The exodus is an emotive set piece which symbolises the moral decline that Ngugi sees permeate the country. But in case we didn't quite understand his point, he uses the second half of the novel to reinforce the message. The efforts of the villagers to draw attention to their community have unfortunate consequences which render them vulnerable to commercial opportunism, political expediency and religious hypocrisy.

By the end, the four friends feel a sense of betrayal by those in power. Yet despite the personal losses they suffer, they never lose their faith that one day, Kenya will fulfil its true destiny. This time it will be a country run by the people themselves.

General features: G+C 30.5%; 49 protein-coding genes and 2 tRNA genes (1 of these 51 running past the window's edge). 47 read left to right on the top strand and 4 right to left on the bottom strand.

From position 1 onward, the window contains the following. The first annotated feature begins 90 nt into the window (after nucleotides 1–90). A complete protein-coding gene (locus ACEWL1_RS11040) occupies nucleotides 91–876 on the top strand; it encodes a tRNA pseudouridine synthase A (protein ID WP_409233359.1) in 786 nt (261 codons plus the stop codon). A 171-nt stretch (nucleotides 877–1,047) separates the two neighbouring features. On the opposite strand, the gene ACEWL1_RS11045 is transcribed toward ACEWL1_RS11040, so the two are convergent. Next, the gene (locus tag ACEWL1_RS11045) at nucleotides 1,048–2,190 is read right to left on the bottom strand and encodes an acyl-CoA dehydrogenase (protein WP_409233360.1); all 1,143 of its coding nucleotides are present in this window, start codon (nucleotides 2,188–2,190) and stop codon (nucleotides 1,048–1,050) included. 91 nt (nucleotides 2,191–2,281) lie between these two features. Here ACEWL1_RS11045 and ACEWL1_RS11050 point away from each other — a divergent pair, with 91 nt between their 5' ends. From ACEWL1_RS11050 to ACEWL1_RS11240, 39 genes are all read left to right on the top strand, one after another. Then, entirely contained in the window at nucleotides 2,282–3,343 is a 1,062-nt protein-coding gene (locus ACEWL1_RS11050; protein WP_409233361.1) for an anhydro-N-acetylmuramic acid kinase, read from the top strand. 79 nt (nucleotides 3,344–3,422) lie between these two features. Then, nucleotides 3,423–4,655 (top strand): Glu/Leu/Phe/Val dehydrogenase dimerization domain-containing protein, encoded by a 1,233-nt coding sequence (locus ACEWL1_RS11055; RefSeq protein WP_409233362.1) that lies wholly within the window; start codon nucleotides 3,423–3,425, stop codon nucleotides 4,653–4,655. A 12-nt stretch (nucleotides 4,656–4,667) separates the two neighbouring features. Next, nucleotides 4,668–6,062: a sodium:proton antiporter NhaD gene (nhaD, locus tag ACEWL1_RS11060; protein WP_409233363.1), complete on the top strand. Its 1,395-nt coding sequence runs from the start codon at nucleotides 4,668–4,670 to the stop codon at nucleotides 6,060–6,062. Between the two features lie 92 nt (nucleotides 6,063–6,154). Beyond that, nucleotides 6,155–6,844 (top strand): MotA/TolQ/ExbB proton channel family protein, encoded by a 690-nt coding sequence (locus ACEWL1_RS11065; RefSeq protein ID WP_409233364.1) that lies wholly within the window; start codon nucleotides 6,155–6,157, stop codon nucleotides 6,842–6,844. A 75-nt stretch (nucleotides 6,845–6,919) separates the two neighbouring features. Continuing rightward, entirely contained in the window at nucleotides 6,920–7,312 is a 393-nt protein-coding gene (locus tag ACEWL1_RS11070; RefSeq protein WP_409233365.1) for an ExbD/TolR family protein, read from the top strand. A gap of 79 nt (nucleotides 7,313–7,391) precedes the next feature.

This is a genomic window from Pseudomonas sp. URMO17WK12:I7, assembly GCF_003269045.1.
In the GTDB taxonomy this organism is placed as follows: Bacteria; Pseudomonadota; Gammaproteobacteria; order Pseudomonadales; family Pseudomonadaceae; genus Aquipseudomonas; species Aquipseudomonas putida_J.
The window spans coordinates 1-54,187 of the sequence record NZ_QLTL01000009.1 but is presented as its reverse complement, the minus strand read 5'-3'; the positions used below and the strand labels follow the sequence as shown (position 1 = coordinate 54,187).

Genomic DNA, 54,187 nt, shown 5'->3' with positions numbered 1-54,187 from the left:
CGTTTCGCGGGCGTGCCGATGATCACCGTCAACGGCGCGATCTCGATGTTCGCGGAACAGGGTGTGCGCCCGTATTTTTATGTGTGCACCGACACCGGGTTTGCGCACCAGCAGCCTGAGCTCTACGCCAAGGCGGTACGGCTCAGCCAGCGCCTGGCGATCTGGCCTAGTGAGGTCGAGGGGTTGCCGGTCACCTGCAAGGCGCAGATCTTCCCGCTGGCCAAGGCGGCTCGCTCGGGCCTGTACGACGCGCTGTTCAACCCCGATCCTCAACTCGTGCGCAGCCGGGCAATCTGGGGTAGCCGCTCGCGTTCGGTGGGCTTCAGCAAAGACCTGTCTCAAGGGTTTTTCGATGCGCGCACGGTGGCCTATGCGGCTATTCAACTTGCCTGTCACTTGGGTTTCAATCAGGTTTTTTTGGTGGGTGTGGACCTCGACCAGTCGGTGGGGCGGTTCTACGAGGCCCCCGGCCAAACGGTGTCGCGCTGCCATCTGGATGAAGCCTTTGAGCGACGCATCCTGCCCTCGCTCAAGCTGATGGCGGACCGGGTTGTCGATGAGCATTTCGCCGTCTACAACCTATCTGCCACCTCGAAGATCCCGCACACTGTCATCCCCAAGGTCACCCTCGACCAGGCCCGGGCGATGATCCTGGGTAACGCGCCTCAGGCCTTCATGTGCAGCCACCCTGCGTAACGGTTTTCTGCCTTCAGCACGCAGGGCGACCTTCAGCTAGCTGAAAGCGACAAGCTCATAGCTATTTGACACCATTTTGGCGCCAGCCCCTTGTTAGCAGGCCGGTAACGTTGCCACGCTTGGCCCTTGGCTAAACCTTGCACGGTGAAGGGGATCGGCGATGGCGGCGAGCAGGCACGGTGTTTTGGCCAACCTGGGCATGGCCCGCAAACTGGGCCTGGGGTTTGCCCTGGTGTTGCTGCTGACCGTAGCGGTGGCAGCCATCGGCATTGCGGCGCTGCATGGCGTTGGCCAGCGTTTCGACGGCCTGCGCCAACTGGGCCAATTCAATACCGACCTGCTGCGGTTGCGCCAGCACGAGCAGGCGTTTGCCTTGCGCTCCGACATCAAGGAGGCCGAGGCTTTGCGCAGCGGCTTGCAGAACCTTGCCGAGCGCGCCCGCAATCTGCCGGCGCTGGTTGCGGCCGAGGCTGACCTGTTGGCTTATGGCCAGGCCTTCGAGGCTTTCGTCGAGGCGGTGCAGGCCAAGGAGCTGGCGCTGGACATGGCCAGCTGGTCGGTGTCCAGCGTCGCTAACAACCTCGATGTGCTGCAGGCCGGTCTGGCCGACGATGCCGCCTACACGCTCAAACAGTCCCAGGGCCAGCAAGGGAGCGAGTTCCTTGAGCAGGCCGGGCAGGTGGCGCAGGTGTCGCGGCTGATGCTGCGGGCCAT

"Tomorrow it would be the workers and the peasants leading the struggle and seizing power to overturn the system of all its preying bloodthirsty gods and gnomic angels, bringing to an end the reign of the few over the many and the era of drinking blood and feasting on human flesh. Then, only then,would the kingdom of man and woman really begin, joying and loving in creative labour."

Political corruption, social injustice, the struggle for freedom are not not uncommon themes in African literature. But Petals of Blood is one of the most strongly narrated indictments of a regime that assumed power with a promise of ending the inequality of its colonial masters only to perpetuate the same oppressions and divisions. Little wonder those in power were too afraid to let this author continue unfettered in his critique.

The Verdict